When it comes to their own vision of America's future political landscape the authors see promise in the Millennial generation, who seem to hold the simultaneous values of individual liberty and free-market principles along with social justice and environmental sustainability, apparently unaware (in their own generational blind-spot?) of the inherent contradictions between the accumulation of private power and industrial growth with equity and limits. In any case, this is a synthesis that they term “progressive libertarianism”, or optimistic postmodernism, embodying the best of the generic polarities of individual competition and collective cooperation.
They single-out for special attention the value of limited government in their vision of the future, enough to make any conservative neoliberal drool, reminding us that Thomas Jefferson said,
“The government that governs least governs best”.
Indeed, this is nothing the most progressive anarchist would disagree with, and I might also remind them that Jefferson also said,
“What country can preserve its liberties if their rulers are not warned from time to time that their people preserve the spirit of resistance? … The tree of liberty must be refreshed from time to time with the blood of patriots and tyrants.”
Again, there is nothing here that the most conservative libertarian would disagree with, but somehow I just can't see an 'optimistic postmodernist' agreeing to revolutionary and subversive sentiments, much less be willing to take the lead in a fight for freedom from oppressive tyrants, unlike the Millennials of the Occupy movement, for whom McIntosh and Phipps hold a deep scorn.
On this note, I would suggest an alternative future for America to their progressive libertarian solution that also synthesizes the existential polarities of being regarding individual freedom on the one hand, and common interests on the other, namely, libertarian socialism. Organized around decentralized local communities of self-sufficiency with local and regional trade and culture, as well as a common identity with humanity, nature, and the cosmos as a major nexus for binding people together rather than the nation-state or corporate brands, no government would become too big to tyrannize the people or collude with capitalist monopolies. The people would be responsible for making and enforcing laws themselves (short of burning coal and witches at the stake), while adhering to the common interests and participating in the larger projects and goals of national and global governing councils. Only under these conditions (not ideals) of greater equity, autonomy, and local sustainability that comes from people being directly responsible for governing themselves in self-sufficient cooperation can the polarizations of incommensurable differences be reconciled in a higher synthesis. This possibility, however, is outside the scope of the ICE vision of a (reformed and awakened) global capitalism as the only alternative to itself, because, after all, as Thatcher herself said, there is no alternative (TINA), so there must not be.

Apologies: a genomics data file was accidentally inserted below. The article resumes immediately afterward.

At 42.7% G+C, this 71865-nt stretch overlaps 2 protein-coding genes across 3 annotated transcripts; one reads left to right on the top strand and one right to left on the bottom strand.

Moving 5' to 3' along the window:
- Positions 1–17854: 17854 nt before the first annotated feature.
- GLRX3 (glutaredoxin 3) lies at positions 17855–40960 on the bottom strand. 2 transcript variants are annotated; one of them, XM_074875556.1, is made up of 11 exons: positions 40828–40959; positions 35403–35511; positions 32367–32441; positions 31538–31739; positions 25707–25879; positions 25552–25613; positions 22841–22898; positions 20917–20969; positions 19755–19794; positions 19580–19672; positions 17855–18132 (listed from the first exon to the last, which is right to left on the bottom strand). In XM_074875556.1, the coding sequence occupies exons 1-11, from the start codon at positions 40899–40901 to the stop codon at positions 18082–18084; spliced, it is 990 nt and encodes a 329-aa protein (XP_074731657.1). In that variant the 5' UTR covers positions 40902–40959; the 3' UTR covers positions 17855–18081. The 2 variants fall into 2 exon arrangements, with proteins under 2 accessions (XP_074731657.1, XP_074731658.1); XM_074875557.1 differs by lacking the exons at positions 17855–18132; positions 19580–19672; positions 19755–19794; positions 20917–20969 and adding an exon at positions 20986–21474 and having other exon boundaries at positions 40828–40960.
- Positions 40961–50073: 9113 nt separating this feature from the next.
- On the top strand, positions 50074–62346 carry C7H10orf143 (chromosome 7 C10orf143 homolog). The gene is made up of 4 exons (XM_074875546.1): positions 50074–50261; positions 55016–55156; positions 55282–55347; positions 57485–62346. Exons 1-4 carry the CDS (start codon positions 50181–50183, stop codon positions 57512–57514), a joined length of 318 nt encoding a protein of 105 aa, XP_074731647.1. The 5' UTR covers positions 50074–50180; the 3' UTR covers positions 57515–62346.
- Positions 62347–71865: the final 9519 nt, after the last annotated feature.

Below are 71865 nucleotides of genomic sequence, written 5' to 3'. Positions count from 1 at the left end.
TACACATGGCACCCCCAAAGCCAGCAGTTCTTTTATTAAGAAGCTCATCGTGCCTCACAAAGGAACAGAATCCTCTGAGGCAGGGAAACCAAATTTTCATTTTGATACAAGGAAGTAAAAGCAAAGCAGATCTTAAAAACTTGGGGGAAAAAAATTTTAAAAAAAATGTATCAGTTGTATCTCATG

The point here is that the crisis of governance and the polarized American mind isn't so much cultural and psychological as it is historical and structural.